At the dealership level, Maserati wants to introduce a new retail experience built around a free-flowing store layout that feels inclusive.
A consumer would sit at a central table where they could have a coffee or configure a vehicle, said Bernard Loire, Maserati’s chief commercial officer. The brand said it wants to create a memorable experience when consumers take deliveries, including giving them the option to be filmed.
Randy Dye, the Stellantis National Dealer Council chairman, said he’s confident in Stellantis’ ability to make the transition to EVs. But he wonders if the infrastructure needed to support EVs will be developed enough to achieve the targets that brands such as Maserati are setting. He’d like to see gasoline-powered vehicles and EVs coexist to give consumers options.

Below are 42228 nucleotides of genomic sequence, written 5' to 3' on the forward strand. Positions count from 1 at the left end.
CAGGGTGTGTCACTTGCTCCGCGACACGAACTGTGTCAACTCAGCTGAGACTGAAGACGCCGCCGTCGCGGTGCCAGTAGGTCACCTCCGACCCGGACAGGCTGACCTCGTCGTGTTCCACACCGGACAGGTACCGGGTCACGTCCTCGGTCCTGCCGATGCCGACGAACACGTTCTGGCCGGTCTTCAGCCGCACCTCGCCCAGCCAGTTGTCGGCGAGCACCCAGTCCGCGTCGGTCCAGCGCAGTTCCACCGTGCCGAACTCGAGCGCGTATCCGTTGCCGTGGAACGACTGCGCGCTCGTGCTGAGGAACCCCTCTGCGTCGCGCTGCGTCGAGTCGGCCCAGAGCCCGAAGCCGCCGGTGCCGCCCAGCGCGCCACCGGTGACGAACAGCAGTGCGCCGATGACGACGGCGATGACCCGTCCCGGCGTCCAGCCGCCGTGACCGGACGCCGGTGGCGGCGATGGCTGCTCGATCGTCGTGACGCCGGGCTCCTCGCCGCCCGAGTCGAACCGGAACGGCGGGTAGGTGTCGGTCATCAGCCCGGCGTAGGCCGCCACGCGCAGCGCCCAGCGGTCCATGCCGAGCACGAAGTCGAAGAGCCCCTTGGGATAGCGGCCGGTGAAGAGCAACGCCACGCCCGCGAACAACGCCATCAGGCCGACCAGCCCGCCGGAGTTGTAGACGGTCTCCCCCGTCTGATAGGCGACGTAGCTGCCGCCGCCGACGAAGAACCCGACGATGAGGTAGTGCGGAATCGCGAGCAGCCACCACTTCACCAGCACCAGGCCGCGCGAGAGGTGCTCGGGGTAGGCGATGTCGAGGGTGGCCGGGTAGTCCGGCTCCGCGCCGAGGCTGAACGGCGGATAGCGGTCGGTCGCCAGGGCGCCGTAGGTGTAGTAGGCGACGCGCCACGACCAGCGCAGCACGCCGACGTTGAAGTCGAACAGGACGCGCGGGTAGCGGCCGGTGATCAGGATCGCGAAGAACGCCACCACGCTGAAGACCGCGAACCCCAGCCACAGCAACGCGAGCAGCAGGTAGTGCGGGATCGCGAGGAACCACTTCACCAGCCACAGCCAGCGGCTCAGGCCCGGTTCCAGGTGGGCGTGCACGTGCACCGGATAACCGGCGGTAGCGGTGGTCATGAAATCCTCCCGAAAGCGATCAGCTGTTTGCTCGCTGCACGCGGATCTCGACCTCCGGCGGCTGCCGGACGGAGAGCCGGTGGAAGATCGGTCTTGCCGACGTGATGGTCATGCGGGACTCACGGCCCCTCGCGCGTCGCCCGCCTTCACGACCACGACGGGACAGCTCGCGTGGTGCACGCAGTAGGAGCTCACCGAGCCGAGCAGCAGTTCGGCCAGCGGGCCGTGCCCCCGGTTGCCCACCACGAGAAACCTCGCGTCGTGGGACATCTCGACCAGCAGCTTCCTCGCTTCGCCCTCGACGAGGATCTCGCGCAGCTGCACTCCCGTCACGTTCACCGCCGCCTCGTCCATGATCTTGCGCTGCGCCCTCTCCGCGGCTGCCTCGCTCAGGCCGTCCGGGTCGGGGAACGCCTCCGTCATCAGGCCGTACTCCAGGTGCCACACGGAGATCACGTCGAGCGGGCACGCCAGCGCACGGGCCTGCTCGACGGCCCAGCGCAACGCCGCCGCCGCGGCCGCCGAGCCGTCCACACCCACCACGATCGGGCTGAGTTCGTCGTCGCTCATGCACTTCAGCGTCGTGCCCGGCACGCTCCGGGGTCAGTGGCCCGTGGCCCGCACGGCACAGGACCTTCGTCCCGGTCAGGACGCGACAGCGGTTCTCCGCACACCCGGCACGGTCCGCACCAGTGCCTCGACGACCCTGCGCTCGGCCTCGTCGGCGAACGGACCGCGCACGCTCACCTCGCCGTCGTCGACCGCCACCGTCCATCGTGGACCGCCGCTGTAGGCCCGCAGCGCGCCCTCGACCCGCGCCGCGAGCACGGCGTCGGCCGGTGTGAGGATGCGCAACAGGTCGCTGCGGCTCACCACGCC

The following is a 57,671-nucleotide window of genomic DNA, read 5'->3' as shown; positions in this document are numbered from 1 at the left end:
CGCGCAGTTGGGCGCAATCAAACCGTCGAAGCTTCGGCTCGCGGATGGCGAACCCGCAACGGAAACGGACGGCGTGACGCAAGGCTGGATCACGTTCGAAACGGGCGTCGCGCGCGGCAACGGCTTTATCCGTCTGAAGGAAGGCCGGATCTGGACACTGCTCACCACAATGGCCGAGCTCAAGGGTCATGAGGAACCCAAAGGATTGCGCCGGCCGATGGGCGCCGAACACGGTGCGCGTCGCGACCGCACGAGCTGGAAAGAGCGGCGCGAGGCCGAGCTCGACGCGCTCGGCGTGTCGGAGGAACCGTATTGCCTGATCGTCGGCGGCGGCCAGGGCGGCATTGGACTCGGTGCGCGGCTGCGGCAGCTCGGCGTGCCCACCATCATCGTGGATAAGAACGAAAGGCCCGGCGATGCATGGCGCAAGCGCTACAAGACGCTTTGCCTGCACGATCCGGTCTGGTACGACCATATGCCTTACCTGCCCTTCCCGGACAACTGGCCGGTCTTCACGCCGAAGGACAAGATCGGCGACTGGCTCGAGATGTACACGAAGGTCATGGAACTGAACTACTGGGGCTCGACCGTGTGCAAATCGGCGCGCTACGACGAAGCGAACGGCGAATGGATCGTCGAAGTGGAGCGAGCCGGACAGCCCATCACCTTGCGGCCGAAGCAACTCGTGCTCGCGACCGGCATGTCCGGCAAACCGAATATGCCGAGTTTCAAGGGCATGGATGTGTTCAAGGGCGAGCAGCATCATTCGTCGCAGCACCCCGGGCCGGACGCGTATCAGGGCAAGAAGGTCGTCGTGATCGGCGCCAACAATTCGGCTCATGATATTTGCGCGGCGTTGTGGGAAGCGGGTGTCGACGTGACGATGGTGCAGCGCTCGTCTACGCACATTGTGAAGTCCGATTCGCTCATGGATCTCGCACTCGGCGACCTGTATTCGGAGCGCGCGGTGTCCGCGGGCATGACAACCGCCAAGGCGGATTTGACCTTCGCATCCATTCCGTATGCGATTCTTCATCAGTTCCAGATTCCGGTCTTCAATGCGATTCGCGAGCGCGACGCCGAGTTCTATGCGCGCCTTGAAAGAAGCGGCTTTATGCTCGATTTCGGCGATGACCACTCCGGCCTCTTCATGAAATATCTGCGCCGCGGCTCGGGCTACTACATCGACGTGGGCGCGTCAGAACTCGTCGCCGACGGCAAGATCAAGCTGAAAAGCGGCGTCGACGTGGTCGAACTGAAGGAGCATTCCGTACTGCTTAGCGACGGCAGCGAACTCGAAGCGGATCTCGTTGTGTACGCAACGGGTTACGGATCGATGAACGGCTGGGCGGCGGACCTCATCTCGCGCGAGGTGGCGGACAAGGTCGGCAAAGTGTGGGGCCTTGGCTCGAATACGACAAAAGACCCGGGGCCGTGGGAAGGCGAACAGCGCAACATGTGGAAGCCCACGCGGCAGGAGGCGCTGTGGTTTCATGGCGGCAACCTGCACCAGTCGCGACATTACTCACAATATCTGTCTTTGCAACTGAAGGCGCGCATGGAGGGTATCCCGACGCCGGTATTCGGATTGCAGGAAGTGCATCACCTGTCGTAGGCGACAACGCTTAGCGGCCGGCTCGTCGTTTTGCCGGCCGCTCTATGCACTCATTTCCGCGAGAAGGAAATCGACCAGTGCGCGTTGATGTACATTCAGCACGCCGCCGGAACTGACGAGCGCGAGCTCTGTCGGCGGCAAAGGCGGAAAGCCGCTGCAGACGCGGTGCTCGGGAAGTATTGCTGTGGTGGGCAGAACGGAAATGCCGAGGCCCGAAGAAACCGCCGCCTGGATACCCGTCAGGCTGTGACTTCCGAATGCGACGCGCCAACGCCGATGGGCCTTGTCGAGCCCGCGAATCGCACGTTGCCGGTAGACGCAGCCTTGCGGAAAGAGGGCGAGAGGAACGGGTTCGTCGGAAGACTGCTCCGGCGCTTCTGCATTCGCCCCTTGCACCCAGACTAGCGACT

“I happen to believe that we can do both,” Dye said. “That we can have a significant number of offerings in BEVs, and we can still have internal-combustion engines.
“Ultimately, the real question … is what’s the consumer going to want?” Dye asked. “I think we’ve got to know the answer to that question before I can say is it a good idea for anybody to be 100 percent electric by any date.”
Dye, a Maserati dealer in Florida for nearly 10 years, praised the move away from shipping cars that dealerships didn’t order. He said his confidence in the brand has never been higher.
“You don’t have the pressure of prebuilt cars sitting around and somebody’s trying to get you to take those,” Dye said. “We order our own inventory. We prefer to order our own inventory. In theory, we prefer to order our inventory because that’s what the customer wants.”